2013 NFL draft class strong Senior Bowl showing

2013 NFL draft class strong Senior Bowl showing

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WEST PALM BEACH, Florida, January 27, 2013 — The NFL draft season officially opened yesterday with the College all-star game, The Senior Bowl. While the South defeated the North 21-16 in the match-up, the real story was the individual play and the NFL scouts watching.

Football fans discount the professional all-star game, the Pro Bowl, which takes place today in Hawaii, but the Senior Bowl is extremely important for both players and scouts. NFL coaches spend the preparatory week working with players, rating skills, coachability, and whether the player will fit with the individual NFL team.

Those who make it to the Senior Bowl and succeed often find themselves on an NFL roster. Twenty-four of the players slated to participate in the Super Bowl next week played in the Senior Bowl. Both Colin Kaepernick and Joe Flacco played in the game, as did Patrick Willis, Jonathan Goodwin, Michael Oher, Marshal Yanda and Kelechi Osemele, among others.

While traditionally offensive players, especially quarterbacks, get the most pre-draft notice, defensemen caught the most attention yesterday.

Brigham Young University defensive lineman Ezekial “Ziggy” Ansah dominated the defense for the South, winning the Most Outstanding Player award for the squad. The former track star from Ghana reportedly had a lackluster week of training but exploded in the game, delivering six individual tackles, 3½ tackles for a loss, 1½ sacks and a forced fumble.

Ansah’s attitude also caught the attention of coaches. After winning top honors in the game, Ansah said, “Now, it’s time to stay focused — today will be gone, and tomorrow, I’ve just got to start training again. In life, no matter what you do, there’s going to be something that will take your focus away. But I will stay focused. I came here to work hard with a bunch of great players — everyone here is an MVP; that’s why we all came together to play here. I came here to learn and to be better.”

The 6-foot 6-inch, 270-pound Ansah is exceptionally athletic and works hard, which will likely place him solidly in the first round at draft time.

The Most Outstanding Player form the North was Purdue defensive lineman Kawann Short.  Shorts stats in the game included two solo tackles and one assist, but he generally disrupted play and was spectacular in the week of practice. The All-American Short, known for his quickness and power, is also likely to win high draft honors.

Linebacker Sio Moore from Connecticut delivered five solo tackles, one assist and one sack, showing his exceptional speed. Utah State cornerback Will Davis had an interception and a 25-yard run back, and showed scouts he can hit despite his 5-foot 11-inch, 182-pound frame. North Carolina’s Sylvester Williams also had an outstanding week of practice. Georgia safety Baccari Rambo also had a strong game.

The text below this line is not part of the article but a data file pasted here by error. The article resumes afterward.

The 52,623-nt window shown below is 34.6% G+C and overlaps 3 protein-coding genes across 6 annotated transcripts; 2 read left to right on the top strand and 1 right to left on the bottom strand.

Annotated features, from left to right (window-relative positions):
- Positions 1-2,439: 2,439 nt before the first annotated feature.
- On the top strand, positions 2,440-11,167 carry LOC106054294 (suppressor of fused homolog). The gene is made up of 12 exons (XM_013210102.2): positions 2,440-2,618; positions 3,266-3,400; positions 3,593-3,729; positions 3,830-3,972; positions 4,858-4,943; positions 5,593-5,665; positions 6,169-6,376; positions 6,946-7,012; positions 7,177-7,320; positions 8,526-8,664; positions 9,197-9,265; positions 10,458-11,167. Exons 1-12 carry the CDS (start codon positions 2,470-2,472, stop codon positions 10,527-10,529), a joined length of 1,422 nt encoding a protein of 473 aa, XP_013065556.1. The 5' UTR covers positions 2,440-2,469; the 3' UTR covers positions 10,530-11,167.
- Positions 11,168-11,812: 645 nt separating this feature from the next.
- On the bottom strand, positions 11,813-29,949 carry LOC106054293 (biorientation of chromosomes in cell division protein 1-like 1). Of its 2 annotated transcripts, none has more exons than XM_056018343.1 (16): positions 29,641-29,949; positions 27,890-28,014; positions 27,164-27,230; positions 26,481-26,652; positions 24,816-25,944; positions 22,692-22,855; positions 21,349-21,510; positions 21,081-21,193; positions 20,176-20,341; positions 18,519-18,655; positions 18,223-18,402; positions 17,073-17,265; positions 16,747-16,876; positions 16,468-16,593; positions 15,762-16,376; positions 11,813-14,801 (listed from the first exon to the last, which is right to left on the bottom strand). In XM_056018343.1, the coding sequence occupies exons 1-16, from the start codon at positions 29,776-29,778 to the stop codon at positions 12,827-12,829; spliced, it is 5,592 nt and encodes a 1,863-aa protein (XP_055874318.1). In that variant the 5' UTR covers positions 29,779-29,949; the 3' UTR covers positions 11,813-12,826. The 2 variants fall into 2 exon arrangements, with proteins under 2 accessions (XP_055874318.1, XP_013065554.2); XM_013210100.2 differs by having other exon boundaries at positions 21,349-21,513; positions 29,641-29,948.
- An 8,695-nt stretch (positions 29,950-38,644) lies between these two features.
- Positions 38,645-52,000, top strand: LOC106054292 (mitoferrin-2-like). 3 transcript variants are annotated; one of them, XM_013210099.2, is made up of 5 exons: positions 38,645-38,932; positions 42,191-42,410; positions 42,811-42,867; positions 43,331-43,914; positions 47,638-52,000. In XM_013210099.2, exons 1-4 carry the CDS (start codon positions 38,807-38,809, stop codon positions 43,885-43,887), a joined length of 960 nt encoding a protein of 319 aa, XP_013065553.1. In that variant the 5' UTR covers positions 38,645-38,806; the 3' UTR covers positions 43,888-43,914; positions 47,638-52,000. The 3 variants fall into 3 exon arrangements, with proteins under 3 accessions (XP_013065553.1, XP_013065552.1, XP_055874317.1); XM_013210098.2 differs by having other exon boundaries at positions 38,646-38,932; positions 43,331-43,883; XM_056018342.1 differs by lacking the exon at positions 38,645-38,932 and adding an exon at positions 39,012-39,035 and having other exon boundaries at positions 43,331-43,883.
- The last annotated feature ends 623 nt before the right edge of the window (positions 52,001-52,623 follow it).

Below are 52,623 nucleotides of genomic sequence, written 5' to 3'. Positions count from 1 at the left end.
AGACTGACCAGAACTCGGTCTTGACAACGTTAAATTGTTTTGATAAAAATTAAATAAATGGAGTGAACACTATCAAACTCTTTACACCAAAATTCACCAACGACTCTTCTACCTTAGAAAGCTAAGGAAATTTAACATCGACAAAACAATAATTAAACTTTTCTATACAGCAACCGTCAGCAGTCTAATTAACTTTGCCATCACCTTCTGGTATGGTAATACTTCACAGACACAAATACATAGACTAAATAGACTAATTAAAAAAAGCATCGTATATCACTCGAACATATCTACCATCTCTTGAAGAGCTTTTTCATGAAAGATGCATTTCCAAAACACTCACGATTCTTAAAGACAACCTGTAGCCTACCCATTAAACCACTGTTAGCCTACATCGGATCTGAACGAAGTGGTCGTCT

That’s not to say there were no offensive highlights or that none of the six quarterbacks played well. They did not, however, generate the type of enthusiasm demonstrated in the 2012 class, which placed seven rookie quarterbacks in starting NFL slots this year.

Florida State’s E.J. Manuel was by far the best performing quarterback in the match up and won Most Valuable Player honors for his efforts. He marshaled all three of the South’s scores and showed composure on the field.

Manuel also has the dual-threat capability of NFL quarterbacks like Kaepernick, turning into a running back when there are no receiver options. The 6-foot 4-inch, 237-pound Manuel ran for one of his three touchdowns.

The other quarterbacks in the game — Ryan Nassib from Syracuse, North Carolina State’s Mike Glennon, Zac Dysert from Miami, Landry Jones from Oklahoma and Tyler Wilson from Arkansas — were far less impressive. They appeared tentative and overwhelmed, not to mention inconsistent through most of the action. Wilson won Most Outstanding Performer for his work during practice, but his game-day performance was lackluster at best.

Of course, top quarterback prospect Geno Smith from West Virginia elected not to play in the Senior Bowl. Some had warned Smith that skipping the game was a lost opportunity, but his stock may have actually risen, thanks to the mediocre play of five of the six quarterbacks yesterday.

The bottom line from the Senior Bowl week and game is that this is not the year of the quarterback. Defense will dominate.

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Lisa M. Ruth
Lisa M. Ruth is Editor-in-Chief of CDN. In addition to her editing and leadership duties, she also writes on international events, intelligence, and other topics. She has worked with CDN as a journalist since 2009. Lisa is also President of CTC International Group, Inc., a research and analysis firm in South Florida, providing actionable intelligence to decisionmakers. She started her career at the CIA, where she won several distinguished awards for her service. She holds an MA in international relations from the University of Virginia, and a BA in international relations from George Mason University. She also serves as Chairman of the Board of Horses Healing Hearts, and is involved with several other charitable organizations, including Habitat for Humanity, The Boys and Girls Clubs of America, and AYSO.